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Earlier this month the Globe Gazette ran an article headlined “Iowans have progressive policy views but often elect conservatives, survey finds.”

Results indicate the majority support raising the minimum wage, reinstituting a state-run Medicaid system, restoring collective bargaining rights for public employees, increasing funding for education, tightening gun policies and protecting the environment.

Such policy sentiments would seem to favor Democratic candidates, yet these voters chose Donald Trump over Hillary Clinton 49 percent to 41 percent and Kim Reynolds over Fred Hubbell 50 percent to 47 percent.

And while two Democrats edged out Republican incumbents for U.S. House seats, Iowans statewide supported Reynolds while returning Republican majorities to both houses of the state legislature.

So what gives?

First, poll results in general need to be viewed with healthy skepticism.

The poll was commissioned by Progress Iowa and conducted by Public Policy Polling, both of which lean decidedly to the left.

Samples may well have been selected, questions phrased and interviews guided so as to achieve a desired result, a tactic frequently employed by groups across the political spectrum.

Yet even taking the results at face value, there is another explanation for the seeming dichotomy.

Polls such as this one seeking respondents’ views on a variety of issues often fail to consider the weight individuals place upon each issue.

Based not on polling or science, but rather limited observation and intuition, I believe the latter lies at the heart of the current Republican advantage in Iowa.

On each side of the aisle is a core group of ideological purists (extremists?) who consistently adhere to liberal or conservative principles regarding a broad array of topics.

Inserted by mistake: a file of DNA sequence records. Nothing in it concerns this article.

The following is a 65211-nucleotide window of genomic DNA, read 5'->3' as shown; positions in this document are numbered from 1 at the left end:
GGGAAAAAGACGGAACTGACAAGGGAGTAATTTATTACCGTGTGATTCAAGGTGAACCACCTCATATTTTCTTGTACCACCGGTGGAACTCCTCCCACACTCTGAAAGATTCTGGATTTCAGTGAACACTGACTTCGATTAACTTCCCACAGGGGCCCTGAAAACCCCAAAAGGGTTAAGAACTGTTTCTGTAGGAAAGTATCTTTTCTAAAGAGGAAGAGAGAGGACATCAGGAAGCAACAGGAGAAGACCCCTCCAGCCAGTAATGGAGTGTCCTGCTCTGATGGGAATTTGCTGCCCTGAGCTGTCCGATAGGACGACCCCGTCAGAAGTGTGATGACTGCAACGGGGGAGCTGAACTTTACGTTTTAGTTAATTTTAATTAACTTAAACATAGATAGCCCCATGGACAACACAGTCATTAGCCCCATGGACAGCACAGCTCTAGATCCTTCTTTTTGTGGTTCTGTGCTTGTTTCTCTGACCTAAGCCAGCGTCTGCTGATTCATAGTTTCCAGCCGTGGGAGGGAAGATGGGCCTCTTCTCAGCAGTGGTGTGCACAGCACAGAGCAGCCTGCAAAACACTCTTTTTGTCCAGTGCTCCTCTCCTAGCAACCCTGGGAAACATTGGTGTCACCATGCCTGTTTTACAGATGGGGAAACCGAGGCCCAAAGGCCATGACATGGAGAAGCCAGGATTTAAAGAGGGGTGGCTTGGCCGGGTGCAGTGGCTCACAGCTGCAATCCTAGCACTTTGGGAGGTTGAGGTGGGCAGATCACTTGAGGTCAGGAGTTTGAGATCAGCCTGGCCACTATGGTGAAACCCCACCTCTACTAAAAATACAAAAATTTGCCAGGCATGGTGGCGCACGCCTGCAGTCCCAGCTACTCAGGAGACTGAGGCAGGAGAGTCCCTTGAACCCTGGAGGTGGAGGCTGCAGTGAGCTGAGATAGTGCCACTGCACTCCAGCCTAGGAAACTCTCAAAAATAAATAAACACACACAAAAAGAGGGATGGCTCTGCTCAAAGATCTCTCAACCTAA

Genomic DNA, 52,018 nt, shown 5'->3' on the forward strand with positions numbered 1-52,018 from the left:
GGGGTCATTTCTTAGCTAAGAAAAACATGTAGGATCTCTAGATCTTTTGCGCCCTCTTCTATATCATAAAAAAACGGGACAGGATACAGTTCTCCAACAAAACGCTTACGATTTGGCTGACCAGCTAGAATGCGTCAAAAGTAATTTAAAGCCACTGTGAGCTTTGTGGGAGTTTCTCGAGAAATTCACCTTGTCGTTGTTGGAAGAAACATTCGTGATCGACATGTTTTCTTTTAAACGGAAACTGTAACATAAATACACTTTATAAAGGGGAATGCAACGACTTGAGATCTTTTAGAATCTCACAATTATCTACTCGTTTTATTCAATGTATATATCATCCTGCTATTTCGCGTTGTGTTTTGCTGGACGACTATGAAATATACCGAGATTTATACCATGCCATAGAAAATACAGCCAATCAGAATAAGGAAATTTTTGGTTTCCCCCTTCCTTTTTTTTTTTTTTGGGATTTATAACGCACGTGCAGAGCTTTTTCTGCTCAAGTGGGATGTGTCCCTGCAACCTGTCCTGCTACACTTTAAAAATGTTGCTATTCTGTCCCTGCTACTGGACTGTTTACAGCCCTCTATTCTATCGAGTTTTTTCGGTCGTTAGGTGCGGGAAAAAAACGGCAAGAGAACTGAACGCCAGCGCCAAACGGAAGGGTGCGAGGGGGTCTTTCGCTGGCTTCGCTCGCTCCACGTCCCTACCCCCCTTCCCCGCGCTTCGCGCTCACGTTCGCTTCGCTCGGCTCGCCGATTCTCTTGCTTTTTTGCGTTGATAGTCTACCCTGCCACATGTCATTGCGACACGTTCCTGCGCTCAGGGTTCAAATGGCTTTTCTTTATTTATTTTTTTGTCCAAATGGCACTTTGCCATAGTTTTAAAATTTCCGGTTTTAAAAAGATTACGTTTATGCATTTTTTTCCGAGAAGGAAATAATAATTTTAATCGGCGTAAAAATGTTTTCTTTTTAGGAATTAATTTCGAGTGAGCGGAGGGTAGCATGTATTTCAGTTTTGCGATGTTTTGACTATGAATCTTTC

Most others lack a consistent guiding philosophy, but instead consider each issue based on their personal experiences, values, priorities and biases.

These folks often don’t vote for the candidates who agree with them on the most issues, but the ones who agree with them on the issues they care about most.

Those who are staunchly pro-life, for example, believe an embryo at conception is morally equivalent to a fully developed human being.

If this is their top issue, they’d much rather support a candidate who may have met with Nazi sympathizers than one who supports the ongoing American “holocaust” in which millions of infants are “murdered” each year.

Gun-rights advocates likewise believe “common-sense” gun laws would lead only to inconvenience and expense for law-abiding citizens while doing little to diminish crime.

Many would never vote for a candidate who espouses gun control and view even pro-Second Amendment Democrats with suspicion.

Similar sub-groups of voters are motivated primarily, if not completely, by their stances on taxes, regulations, immigration and a host of other issues.

While present to some extent on both sides of the isle, the width and depth of this single-issue-voters coalition is significantly greater for Republicans.

As such, there are only a relative handful of uncommitted voters in play.

Given Iowa demographics, even these pliable voters are likely to be older, more rural and less diverse than the national average.

Although not strongly politically conservative, many are thus likely old school enough to be more comfortable with candidates who would have government do too little rather than too much.

This leaves Democrats playing from behind and facing a political catch-22.

The best course on one hand would be to choose candidates with centrist viewpoints who would appeal to moderate progressive Iowans without coming across as “too liberal.”

Yet given only about half of eligible voters choose to do so, such candidates would risk failing to energize the all-important liberal base.

So what’s the solution to this dilemma? I have no idea, but Democrats have two more years of Republican home cooking in Des Moines to choke down while they try to figure it out.

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Tim Ackarman, a regular columnist for the Globe Gazette, lives in Miller.


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